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Understanding Trucking Regulations in Indiana

State and federal trucking regulations govern commercial trucks, truckers, and trucking companies in Indiana. The sheer size and power behind tractor-trailers make them an enormous threat to other vehicles if not operated with caution. 

Trucking laws in Indiana are there to keep the public safe. If you or a loved one suffered an injury in a crash with a truck in Indiana, it is a good idea to learn a bit about the basic Indiana trucking regulations and how they might affect your claim for damages. At Gerling Law, our attorneys are among the “Trucking Trial Lawyers” Top 10 because of our dedication and experience in the field. You may be entitled to damages if you sustained injuries from a commercial truck and suspected trucking regulation violations. This article discusses some of the Indiana and federal trucking regulations and corresponding violations that can occur. 

Indiana Trucking Regulations

Federal statutes govern many commercial trucking regulations. However, individual states often impose rules, and Indiana is no exception.

Size Restrictions

Indiana trucking laws require semi-trucks to follow specific size and weight guidelines and restrictions. For instance, the maximum total weight of a commercial truck in Indiana cannot exceed 80,000 pounds. In addition to weight restrictions, there are specific height and length restrictions.

Commercial trucks must also adhere to certain size limitations to operate on the roads legally. For instance, a commercial truck’s width is usually eight feet six inches. The truck’s height cannot be more than 13 feet 6 inches. Overall, the truck cannot be more than 50 feet long from both ends of the cab and trailer.

If a truck violates these regulations and causes an accident, they may be liable to you for the damages.

Lane Restrictions for Commercial Trucks and Vehicles

Tractor-trailers and other commercial vehicles tend to stay in the furthest right lanes because commercial trucks are generally required to travel in the far-right lane of the interstate. The semi-trucks may use the two right lanes if there are three or more lanes.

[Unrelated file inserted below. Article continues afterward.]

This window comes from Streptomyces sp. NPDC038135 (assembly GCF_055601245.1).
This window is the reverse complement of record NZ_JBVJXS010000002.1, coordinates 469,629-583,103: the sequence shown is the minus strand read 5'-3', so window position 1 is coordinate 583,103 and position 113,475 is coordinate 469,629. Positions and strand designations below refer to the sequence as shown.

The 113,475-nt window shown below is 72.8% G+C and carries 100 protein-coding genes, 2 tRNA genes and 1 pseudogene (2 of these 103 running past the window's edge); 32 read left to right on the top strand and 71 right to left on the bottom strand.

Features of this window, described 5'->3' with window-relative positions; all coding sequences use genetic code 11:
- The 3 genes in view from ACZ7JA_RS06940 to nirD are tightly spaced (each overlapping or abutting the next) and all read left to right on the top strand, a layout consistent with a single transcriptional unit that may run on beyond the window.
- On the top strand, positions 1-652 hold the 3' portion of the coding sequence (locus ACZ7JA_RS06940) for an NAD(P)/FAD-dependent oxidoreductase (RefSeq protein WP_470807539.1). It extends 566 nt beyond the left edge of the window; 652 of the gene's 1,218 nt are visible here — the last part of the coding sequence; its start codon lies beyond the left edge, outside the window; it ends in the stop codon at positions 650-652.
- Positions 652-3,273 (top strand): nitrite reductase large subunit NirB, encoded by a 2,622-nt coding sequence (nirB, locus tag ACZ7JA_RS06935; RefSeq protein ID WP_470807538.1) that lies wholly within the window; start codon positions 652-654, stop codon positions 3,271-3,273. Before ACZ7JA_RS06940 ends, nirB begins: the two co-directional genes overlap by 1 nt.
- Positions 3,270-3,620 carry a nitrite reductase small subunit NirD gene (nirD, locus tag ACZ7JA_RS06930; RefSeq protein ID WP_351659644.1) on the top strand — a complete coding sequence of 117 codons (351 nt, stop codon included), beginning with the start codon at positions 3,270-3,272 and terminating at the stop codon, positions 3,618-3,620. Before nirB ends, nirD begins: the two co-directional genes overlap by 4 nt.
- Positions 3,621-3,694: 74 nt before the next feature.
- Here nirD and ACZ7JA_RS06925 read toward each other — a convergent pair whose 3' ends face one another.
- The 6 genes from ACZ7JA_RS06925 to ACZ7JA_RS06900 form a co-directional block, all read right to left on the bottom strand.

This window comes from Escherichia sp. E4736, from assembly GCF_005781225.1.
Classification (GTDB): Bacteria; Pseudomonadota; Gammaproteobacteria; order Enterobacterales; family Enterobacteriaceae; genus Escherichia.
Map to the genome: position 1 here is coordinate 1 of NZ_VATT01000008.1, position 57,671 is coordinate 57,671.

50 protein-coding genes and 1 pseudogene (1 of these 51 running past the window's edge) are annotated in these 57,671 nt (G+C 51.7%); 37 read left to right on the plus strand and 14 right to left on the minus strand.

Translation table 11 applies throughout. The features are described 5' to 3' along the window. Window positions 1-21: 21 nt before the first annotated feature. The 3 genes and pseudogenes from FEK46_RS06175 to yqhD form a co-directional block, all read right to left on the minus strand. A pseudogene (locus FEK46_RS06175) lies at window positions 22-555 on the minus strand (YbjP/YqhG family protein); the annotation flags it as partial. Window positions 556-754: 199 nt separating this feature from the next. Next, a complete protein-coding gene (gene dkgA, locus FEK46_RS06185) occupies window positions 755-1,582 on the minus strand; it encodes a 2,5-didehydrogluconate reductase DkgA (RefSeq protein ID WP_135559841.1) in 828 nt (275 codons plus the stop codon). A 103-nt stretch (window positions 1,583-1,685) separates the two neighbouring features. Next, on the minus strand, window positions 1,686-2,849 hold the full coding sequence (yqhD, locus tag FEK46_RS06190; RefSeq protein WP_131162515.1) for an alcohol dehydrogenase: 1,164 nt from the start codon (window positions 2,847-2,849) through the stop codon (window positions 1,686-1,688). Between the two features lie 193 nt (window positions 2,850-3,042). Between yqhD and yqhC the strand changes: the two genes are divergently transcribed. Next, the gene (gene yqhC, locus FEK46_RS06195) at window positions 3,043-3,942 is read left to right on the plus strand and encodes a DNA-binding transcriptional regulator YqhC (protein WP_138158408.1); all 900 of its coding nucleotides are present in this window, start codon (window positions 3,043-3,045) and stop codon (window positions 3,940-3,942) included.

Truckers are typically limited to using the far-left lane only to pass another vehicle, enter or exit the roadway, or avoid a hazard.

Limit on Hours of Service Regulation

It is no surprise that truckers often drive long distances and spend significant hours behind the wheel. Federal regulations impose an “hours of service” rule to reduce accidents, restricting the number of hours a driver can operate a commercial truck in 24 hours. 

Commercial truck drivers are required to follow these time limits:

  • Commercial vehicle drivers can drive at least 11 hours after 10 consecutive hours of off-duty rest;
  • Commercial vehicle drivers can only drive up to 14 consecutive hours following 10 consecutive hours off duty;
  • A long-haul commercial vehicle driver may only drive if 8 or fewer hours have eclipsed since the end of their last off-duty period of at least 30 minutes; and 
  • A 60/70 hour rule restricts drivers from operating a commercial vehicle after 60 hours on duty within 7 days or 70 hours within 8 days without having at least a 34-hour consecutive rest period.

These limitations are essential to ensure truckers are alert, responsible, and physically able to drive safely. Failure to follow these guidelines can result in injuries to other drivers, passengers, pedestrians, and cyclists. 

Commercial Driver’s License Requirement

A person must have the required qualifications, experience, and licenses to operate a commercial truck. Specifically, a trucker must obtain and carry a valid Commercial Driver’s License (CDL) to drive a semi-truck.